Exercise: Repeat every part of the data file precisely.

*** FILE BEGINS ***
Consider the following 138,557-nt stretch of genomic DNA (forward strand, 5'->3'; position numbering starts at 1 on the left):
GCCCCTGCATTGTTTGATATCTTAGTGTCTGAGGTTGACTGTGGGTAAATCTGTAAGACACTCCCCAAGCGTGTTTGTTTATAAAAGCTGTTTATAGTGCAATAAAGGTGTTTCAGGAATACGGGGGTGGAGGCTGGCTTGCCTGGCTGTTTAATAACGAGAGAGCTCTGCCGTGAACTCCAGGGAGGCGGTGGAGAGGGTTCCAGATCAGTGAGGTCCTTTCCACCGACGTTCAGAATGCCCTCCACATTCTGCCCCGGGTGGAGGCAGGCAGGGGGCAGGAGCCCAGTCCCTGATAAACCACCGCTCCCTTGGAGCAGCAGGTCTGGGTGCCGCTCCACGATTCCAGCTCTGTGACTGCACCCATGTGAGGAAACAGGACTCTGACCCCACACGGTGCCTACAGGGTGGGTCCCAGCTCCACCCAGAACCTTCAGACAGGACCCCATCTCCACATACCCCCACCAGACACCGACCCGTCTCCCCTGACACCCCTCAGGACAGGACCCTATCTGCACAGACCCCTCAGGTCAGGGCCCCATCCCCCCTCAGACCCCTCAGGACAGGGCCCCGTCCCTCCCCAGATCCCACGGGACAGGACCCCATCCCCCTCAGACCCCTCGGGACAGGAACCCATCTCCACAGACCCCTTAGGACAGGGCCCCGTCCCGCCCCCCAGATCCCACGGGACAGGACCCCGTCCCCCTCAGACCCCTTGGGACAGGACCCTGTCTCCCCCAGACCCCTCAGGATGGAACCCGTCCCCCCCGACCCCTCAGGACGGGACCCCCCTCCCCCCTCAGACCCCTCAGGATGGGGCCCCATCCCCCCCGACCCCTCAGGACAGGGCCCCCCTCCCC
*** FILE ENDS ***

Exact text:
Consider the following 138,557-nt stretch of genomic DNA (forward strand, 5'->3'; position numbering starts at 1 on the left):
GCCCCTGCATTGTTTGATATCTTAGTGTCTGAGGTTGACTGTGGGTAAATCTGTAAGACACTCCCCAAGCGTGTTTGTTTATAAAAGCTGTTTATAGTGCAATAAAGGTGTTTCAGGAATACGGGGGTGGAGGCTGGCTTGCCTGGCTGTTTAATAACGAGAGAGCTCTGCCGTGAACTCCAGGGAGGCGGTGGAGAGGGTTCCAGATCAGTGAGGTCCTTTCCACCGACGTTCAGAATGCCCTCCACATTCTGCCCCGGGTGGAGGCAGGCAGGGGGCAGGAGCCCAGTCCCTGATAAACCACCGCTCCCTTGGAGCAGCAGGTCTGGGTGCCGCTCCACGATTCCAGCTCTGTGACTGCACCCATGTGAGGAAACAGGACTCTGACCCCACACGGTGCCTACAGGGTGGGTCCCAGCTCCACCCAGAACCTTCAGACAGGACCCCATCTCCACATACCCCCACCAGACACCGACCCGTCTCCCCTGACACCCCTCAGGACAGGACCCTATCTGCACAGACCCCTCAGGTCAGGGCCCCATCCCCCCTCAGACCCCTCAGGACAGGGCCCCGTCCCTCCCCAGATCCCACGGGACAGGACCCCATCCCCCTCAGACCCCTCGGGACAGGAACCCATCTCCACAGACCCCTTAGGACAGGGCCCCGTCCCGCCCCCCAGATCCCACGGGACAGGACCCCGTCCCCCTCAGACCCCTTGGGACAGGACCCTGTCTCCCCCAGACCCCTCAGGATGGAACCCGTCCCCCCCGACCCCTCAGGACGGGACCCCCCTCCCCCCTCAGACCCCTCAGGATGGGGCCCCATCCCCCCCGACCCCTCAGGACAGGGCCCCCCTCCCC